Flux cored arc welding (FCAW) is a semi-automatic arc welding process that is similar to metal active gas (MAG) welding. FCAW uses a continuous wire fed electrode, a constant-voltage welding power supply, and similar equipment to MAG welding.

Submerged-arc welding (SAW)

Submerged-arc welding (SAW) is a common arc welding process that involves the formation of an arc between a continuously fed electrode and the workpiece. A blanket of powdered flux generates a protective gas shield and a slag (and may also be used to add alloying elements to the weld pool) which protects the weld zone.

Shielded metal arc welding (SMAW)

Shielded metal arc welding (SMAW), also known as manual metal arc welding (MMA or MMAW), flux shielded arc welding or informally as stick welding, is a manual arc welding process that uses a consumable electrode covered with a flux to lay the weld.

Plasma Arc Welding

Plasma arc welding is a precision technique and is commonly used in aerospace applications where the metal thickness is 0.015 of an inch. One example of such an application would be on an engine blade or an air seal. Plasma arc welding is very similar in technique to TIG welding, but the electrode is recessed and the ionizing gases inside the arc are used to create heat.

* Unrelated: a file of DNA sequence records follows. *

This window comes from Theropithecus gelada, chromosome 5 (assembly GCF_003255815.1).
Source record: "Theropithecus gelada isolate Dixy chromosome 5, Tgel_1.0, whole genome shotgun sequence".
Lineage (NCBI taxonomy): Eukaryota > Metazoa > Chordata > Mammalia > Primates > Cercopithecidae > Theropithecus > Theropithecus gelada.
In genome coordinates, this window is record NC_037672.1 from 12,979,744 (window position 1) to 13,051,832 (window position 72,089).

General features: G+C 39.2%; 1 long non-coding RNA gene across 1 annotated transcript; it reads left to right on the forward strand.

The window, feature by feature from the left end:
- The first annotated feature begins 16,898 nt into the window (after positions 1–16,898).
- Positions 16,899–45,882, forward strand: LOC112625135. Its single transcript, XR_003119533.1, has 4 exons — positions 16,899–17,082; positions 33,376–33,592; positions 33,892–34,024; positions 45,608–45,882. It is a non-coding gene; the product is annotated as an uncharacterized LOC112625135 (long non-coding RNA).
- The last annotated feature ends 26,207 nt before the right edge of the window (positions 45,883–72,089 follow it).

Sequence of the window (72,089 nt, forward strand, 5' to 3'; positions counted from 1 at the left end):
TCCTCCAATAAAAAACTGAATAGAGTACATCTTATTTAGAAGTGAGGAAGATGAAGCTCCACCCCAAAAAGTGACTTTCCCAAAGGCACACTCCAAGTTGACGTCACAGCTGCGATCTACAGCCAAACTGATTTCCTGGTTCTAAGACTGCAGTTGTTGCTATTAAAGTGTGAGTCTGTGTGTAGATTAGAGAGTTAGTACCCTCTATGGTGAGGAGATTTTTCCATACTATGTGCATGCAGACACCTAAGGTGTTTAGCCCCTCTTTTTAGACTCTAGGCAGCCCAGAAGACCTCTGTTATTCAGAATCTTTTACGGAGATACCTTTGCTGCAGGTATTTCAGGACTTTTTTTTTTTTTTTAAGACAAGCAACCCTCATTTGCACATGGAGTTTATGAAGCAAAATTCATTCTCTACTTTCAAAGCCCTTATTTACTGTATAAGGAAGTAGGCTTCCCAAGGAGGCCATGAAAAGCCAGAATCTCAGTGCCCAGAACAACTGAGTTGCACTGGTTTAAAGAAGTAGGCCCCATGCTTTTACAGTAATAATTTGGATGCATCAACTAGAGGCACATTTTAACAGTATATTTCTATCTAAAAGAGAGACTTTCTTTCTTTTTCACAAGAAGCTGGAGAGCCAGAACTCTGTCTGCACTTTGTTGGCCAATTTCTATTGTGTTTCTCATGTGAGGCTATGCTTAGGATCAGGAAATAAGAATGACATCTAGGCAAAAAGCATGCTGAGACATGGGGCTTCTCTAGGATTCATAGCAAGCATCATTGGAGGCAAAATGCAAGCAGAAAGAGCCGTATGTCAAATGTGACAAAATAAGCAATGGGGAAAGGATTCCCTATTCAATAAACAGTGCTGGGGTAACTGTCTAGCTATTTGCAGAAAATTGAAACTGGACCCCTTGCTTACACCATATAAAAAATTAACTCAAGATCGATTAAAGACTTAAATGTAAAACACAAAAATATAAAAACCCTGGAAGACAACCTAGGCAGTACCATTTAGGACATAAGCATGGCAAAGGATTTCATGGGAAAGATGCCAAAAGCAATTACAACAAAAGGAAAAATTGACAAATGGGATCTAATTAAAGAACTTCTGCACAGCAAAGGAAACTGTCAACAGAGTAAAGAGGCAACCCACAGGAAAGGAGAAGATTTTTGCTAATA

Electron Beam and Laser Welding

Electron beam and laser welding are extremely precise, high energy welding techniques.

Frequently Ask Question

1. What is Welding?

Welding is a fabrication process whereby two or more parts are fused together by means of heat, pressure or both forming a join as the parts cool. Welding is usually used on metals and thermoplastics but can also be used on wood. The completed welded joint may be referred to as a weldment.

2. What are the types of Welding types?

There are five basic welding joint types commonly used in the industry, according to the AWS:

1. Butt joint.
2. Tee joint.
3. Corner joint.
4. Lap joint.
5. Edge joint.

3. What are the Types of Welds?

Different Types of Welds:

1. Fillet Welds
2. Groove Welds
3. Surfacing Weld
4. Plug Weld
5. Slot Weld
6. Flash Weld
7. Seam Weld
8. SpotWeld

4. What is Welding Positions?

There are four main types of welding positions:

1. Flat position
2. Horizontal position
3. Vertical position
4. Overhead position

5. What are the Types of Welding?

Different types of welding include:

1. Metal inert gas (MIG) Welding
2. Stick Welding
3. Tungsten inert gas (TIG) welding
4. Metal Active Gas (MAG) Welding,
5. Flux-cored arc welding (FCAW),
6. Submerged arc welding (SAW),
7. Shielded metal arc welding (SMAW)
8. Plasma arc welding.
9. Energy Beam Welding (EBW)